Sisters. Film Review

Director: Brian De Palma
Screenplay: Brian De Palma, Louisa Rose
Starring: Margot Kidder, Jennifer Salt, Charles Durning, William Finley
Running Time: 92 Min
Certificate: 15
Format: Blu-ray/DVD dual edition
Reviewed by Guy Adams

During the early part of his career, De Palma mainly produced comedies (launching the career of Robert De Niro in 1968’s GREETINGS) but with 1973’s SISTERS he finally found the genre that would go on to define him, the thriller.

Often accused of imitating Hitchcock, that’s never more evident than here, with journalist Grace Collier (Salt) looking out of her window to witness a murder taking place in the apartment opposite hers. She calls the police but they don’t believe her and, while she fights to convince them De Palma uses split-screen to show the evidence being disposed of, Collier’s proof vanishing with every delayed moment.

The apartment belongs to Danielle Breton (Kidder) one of a pair of recently separated conjoined twins and, once the police are thoroughly convinced Collier has imagined the whole affair, she’s forced to investigate on her own.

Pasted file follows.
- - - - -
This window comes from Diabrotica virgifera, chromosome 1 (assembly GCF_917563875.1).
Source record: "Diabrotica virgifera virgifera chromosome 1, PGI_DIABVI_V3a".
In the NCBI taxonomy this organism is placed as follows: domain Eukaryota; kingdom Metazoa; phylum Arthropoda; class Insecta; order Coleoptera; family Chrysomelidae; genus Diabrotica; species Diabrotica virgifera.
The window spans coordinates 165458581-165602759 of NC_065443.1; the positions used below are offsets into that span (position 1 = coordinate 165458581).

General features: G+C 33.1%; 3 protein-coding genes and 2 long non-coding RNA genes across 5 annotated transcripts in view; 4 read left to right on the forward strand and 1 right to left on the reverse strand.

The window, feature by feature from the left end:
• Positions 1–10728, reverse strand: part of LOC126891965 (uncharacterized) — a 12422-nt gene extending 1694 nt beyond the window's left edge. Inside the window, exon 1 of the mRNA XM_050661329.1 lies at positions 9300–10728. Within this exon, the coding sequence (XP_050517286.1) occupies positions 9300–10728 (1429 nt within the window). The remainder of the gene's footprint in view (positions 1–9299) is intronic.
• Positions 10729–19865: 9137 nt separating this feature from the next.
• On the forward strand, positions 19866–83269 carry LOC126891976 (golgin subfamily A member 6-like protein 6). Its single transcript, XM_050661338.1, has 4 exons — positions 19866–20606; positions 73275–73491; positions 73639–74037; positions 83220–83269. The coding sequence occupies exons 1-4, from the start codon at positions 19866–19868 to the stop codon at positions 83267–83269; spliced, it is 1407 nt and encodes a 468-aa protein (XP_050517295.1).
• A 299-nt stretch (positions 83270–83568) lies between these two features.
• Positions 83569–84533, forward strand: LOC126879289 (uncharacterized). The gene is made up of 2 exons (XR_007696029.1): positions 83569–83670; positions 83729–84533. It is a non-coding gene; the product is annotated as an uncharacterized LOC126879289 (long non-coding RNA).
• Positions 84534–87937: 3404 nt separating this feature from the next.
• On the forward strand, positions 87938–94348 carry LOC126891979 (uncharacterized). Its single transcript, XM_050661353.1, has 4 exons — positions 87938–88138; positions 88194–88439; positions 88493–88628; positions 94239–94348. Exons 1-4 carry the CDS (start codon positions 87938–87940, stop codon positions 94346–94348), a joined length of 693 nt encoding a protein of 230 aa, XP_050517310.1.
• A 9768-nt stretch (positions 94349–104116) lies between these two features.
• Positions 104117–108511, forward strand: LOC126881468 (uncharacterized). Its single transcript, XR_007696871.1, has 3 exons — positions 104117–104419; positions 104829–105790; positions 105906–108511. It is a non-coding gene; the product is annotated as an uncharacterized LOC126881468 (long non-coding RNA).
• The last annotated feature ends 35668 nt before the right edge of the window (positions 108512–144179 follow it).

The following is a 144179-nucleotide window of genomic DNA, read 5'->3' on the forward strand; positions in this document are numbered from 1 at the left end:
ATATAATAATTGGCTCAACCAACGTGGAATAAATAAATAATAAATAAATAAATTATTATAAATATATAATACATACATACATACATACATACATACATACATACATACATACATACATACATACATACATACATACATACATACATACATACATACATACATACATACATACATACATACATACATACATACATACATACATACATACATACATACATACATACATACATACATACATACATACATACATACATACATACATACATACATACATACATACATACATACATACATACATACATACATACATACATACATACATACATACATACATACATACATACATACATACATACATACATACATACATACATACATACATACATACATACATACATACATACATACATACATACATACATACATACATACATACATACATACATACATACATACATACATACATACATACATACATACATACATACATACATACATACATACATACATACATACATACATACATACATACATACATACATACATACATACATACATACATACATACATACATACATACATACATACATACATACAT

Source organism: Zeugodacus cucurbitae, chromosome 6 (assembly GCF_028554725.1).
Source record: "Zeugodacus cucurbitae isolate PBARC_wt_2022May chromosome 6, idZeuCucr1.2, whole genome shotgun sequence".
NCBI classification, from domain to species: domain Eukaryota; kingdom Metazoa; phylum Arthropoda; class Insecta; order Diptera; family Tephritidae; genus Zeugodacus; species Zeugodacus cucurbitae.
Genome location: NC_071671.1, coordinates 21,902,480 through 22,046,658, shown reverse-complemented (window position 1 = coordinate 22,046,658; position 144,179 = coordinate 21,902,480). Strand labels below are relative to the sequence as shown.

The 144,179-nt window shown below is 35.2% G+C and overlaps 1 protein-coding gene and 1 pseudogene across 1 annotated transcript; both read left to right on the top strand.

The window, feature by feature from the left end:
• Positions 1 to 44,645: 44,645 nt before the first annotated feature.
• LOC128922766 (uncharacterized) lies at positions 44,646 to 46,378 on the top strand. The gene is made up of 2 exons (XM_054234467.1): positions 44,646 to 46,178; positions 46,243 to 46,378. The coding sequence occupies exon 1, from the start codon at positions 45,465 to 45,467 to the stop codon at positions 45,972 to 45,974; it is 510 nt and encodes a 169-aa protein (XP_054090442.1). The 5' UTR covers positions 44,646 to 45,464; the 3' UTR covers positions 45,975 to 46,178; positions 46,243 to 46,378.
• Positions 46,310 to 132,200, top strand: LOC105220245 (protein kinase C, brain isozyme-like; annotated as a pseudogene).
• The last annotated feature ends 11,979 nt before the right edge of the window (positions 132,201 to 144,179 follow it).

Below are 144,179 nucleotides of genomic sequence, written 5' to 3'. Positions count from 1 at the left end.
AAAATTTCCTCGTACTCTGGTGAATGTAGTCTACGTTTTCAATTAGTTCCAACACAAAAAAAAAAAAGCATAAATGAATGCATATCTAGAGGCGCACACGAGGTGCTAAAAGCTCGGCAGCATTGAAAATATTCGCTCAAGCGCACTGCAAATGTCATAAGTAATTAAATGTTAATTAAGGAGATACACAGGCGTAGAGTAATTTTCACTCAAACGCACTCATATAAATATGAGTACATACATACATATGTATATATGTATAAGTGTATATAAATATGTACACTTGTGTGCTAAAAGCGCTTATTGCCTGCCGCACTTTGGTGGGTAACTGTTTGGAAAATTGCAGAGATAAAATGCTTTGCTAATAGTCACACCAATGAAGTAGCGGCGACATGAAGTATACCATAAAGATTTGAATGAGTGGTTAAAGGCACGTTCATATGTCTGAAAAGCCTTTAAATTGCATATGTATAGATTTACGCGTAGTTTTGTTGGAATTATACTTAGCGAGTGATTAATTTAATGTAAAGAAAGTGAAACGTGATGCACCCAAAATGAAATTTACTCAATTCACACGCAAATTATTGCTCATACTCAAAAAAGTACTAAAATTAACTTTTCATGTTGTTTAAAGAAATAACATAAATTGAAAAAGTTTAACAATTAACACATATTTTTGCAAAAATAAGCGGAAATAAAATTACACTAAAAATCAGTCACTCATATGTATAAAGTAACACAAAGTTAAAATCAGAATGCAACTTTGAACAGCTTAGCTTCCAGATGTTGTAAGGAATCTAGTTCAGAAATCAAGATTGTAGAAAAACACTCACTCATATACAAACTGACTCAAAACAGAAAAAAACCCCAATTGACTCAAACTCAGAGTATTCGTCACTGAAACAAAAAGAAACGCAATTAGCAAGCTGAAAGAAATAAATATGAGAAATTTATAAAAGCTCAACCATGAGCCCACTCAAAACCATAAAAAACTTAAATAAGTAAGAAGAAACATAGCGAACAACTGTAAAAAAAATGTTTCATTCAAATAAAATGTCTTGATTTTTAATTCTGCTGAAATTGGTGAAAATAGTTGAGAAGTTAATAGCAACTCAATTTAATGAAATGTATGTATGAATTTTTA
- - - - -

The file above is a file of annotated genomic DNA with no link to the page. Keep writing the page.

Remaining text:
If the Hitchock homages are blatant (he even dragged Bernard Herrmann out of semi-retirement to compose the score) they are also to the film’s benefit as the tight, witty and ultimately horrifying plot shows De Palma at his absolute best. If it’s an impression of another filmmaker, it’s a terribly convincing one and his cast play the thing to the hilt. Kidder is a revelation as both Bretons, Jennifer Salt is the perfect Hitchock heroine (certainly when sparring with her disapproving mother) and nobody looms like William Finley, a myopic John Waters wit a medical degree.

Arrow’s disc offers a beautiful HD presentation of the film alongside a ‘visual essay’ (a documentary feature using stills and a voice over) from Justin Humphreys; new interviews with co-writer Louisa Rose, Jennifer Salt, editor Paul Hirsch and unit manager Jeffrey Hayes; a film-by-film guide to De Palma from critic Mike Sutton; an archive audio interview from William Finley; the trailer and a gallery of promotional artwork. The booklet features an essay from Kier-La Janisse plus an interview with and contemporaneous essay from De Palma, the latter originally written for the Village Voice discussing working with Herrmann.